When I heard that Conn Iggulden – under the guise of C.F.F Iggulden – was writing a series of fantasy novels, I was intrigued. I’ve been a fan of his since I picked up Emperor: The Gates of Rome as a teenager, and so, with a sense of excitement and slightly heightened expectations, I got stuck into Darien: Empire of Salt.
Darien: Empire of Salt is the first in a planned series of fantasy novels by the acclaimed critically historical fiction author. It tells the story of six extraordinary people who live in or near the city of Darien – an ancient and corrupt city ruled by a puppet monarchy under the control of twelve powerful families – as they become embroiled in a plot to murder the king and seize power.
Conn Iggulden’s writing style has always possessed the ability to paint wonderful images in my head, and this book was no exception. This is almost a prerequisite to success in fantasy where you are often being introduced to new worlds and settings. The best fantasy novels immerse you in this world and make you feel as if it is real, and mostly, this book achieves that. The city of Darien itself felt familiar from both his Emperor and Wars of Roses series, and also other fantasy novels, such as Game of Thrones, with a handful of powerful families vying for control in the shadows. I enjoyed reading about the city as a backdrop, and liked the blend of early-modern technology and ancient magic that it had, though it would have been nice to see more of the twelve families and see their politicking. Hopefully this is something we see more of in the sequels. My only real criticism of the world-build however, was the occasional real-world references that slipped into the story. Flippant comments to Jesus or Julius Caesar jarred my immersion in the setting. Initially, I wondered if, perhaps, the world was set on earth in an alternate reality, but there wasn’t any evidence for this and so quickly gave up on this theory. Perhaps I am wrong. Who knows.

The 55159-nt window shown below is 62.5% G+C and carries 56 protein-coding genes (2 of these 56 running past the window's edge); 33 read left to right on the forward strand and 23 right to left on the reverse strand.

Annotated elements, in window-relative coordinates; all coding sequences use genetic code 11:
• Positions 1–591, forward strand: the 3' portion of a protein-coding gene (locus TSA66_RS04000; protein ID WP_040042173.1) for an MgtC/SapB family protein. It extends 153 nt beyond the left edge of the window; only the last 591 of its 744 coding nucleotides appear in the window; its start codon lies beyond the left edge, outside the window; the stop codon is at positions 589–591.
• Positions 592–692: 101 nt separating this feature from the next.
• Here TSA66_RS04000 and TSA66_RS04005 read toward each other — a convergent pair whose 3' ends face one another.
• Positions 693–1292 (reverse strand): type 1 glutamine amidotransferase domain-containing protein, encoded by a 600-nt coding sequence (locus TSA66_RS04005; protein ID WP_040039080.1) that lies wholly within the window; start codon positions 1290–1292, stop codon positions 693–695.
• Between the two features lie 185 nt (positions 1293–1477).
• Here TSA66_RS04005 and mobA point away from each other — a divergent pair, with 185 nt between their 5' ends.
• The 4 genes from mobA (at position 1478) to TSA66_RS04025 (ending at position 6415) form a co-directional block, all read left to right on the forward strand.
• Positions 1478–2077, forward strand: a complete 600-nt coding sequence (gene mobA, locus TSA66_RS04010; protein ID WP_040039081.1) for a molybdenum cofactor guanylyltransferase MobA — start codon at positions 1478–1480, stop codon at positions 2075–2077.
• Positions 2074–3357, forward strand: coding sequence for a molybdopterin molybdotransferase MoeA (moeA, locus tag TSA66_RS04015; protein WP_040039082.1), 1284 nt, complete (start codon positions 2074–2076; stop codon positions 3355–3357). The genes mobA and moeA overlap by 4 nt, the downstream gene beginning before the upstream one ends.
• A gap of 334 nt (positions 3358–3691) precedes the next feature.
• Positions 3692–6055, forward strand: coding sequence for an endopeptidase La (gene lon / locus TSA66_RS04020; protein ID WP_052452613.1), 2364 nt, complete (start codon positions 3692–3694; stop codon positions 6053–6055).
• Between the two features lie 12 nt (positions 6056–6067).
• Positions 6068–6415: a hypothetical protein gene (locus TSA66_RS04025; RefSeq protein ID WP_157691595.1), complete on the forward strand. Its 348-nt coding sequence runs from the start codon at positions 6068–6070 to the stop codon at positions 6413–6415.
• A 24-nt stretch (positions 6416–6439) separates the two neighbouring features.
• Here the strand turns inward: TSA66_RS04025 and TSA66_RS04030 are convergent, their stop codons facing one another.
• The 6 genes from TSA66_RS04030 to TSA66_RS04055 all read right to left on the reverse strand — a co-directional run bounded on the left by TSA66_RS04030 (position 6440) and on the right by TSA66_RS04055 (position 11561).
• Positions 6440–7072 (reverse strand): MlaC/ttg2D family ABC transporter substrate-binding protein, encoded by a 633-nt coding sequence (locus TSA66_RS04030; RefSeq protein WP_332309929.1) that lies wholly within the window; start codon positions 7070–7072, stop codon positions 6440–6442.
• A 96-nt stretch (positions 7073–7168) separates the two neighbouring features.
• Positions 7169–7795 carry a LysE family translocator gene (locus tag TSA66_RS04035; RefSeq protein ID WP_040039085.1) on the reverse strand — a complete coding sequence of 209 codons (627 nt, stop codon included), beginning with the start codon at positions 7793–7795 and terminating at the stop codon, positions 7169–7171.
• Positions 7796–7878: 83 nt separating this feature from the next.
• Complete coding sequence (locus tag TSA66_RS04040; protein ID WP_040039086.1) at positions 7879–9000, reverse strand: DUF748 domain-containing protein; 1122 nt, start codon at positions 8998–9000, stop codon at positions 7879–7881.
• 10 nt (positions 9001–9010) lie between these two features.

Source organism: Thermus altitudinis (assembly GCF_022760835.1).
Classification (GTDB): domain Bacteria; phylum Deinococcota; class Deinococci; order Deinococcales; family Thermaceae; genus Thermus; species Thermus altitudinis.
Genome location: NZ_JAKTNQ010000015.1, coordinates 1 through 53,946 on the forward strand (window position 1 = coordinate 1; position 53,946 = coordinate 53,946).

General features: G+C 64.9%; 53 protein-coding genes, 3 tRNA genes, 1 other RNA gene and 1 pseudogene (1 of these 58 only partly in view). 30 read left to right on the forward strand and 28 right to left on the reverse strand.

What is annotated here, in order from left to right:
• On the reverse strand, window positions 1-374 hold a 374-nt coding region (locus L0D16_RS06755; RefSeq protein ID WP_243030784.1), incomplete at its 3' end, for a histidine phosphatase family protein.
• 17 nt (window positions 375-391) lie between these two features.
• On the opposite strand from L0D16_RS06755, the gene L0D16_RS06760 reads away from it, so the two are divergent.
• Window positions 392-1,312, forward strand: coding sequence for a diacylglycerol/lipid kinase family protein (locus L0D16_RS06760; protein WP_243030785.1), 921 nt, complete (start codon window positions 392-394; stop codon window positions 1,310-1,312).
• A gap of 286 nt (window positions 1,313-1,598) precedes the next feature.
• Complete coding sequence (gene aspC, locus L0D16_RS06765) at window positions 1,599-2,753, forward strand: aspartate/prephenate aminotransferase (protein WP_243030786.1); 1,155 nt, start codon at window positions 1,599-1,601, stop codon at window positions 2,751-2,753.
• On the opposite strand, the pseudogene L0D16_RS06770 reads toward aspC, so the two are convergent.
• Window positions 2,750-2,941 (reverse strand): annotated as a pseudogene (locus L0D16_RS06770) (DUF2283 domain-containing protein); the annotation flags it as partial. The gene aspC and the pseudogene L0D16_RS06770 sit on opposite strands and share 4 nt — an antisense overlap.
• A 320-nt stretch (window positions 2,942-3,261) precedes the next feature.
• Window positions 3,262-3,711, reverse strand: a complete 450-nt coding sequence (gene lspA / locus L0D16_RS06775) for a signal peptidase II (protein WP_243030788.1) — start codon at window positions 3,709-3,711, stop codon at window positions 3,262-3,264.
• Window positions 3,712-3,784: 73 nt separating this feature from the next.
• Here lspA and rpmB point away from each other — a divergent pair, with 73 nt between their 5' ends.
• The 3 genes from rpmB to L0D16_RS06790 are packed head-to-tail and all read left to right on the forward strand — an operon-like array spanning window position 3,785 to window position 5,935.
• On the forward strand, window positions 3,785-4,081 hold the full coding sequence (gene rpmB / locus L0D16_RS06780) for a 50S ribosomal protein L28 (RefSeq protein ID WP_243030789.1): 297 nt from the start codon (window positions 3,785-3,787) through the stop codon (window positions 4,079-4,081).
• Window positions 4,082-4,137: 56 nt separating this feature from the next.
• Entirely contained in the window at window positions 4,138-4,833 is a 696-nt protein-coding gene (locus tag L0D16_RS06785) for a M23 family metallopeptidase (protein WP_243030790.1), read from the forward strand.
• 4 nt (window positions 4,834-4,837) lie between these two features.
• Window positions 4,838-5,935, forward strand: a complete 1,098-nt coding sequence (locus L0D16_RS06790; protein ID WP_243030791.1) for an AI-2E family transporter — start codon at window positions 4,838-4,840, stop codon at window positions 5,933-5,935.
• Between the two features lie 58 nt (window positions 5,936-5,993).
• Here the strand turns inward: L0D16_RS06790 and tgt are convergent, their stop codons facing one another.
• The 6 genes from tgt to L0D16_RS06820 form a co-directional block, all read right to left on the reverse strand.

The story itself is told from the point of view of the six main characters with each chapter being from a different point of view. Though, quite wisely in my opinion, these characters are actual split into three pairs: Elias and Deeds, Nancy and Daw, Tellius and Arthur. This makes the plot relatively easy to follow as we are really following three story arcs, even though we have six points of view. It’s a tried and tested way of writing, both in fantasy and other genres, and it works well here. In particular, I enjoyed the moments were the characters plots took them past another groups, even if they just get a quick glance of another major character and it doesn’t affect their plot arc in any way. It’s only a small thing, and it only occurred a few times, but it felt like finding an Easter Egg or spotting a secret. Naturally, as with all groups of people, you have some you prefer over others. My favourite character was Elias, the small-town hunter who just wanted a quiet life. Perhaps this is because he is the first character we are introduced to, and we get to spend the most time with, but he is a certified bad-ass, despite the appearance of being a simple man caught up in the scheming of the rich and powerful. Daw and Arthur, with the latter’s plot ending in quite the twist, were also favourites of mine. On the other hand, I found it harder to get attached to Deeds – though I don’t think he is meant to be liked – and Tellius – who comes across as little more than grumpy old man.
Overall, it is a good, solid entry to the world of fantasy writing. It might have lacked the magic of some of Conn’s other books, in my opinion at least, but I would certainly still recommend it and look forward to the next book in the series, Shiang.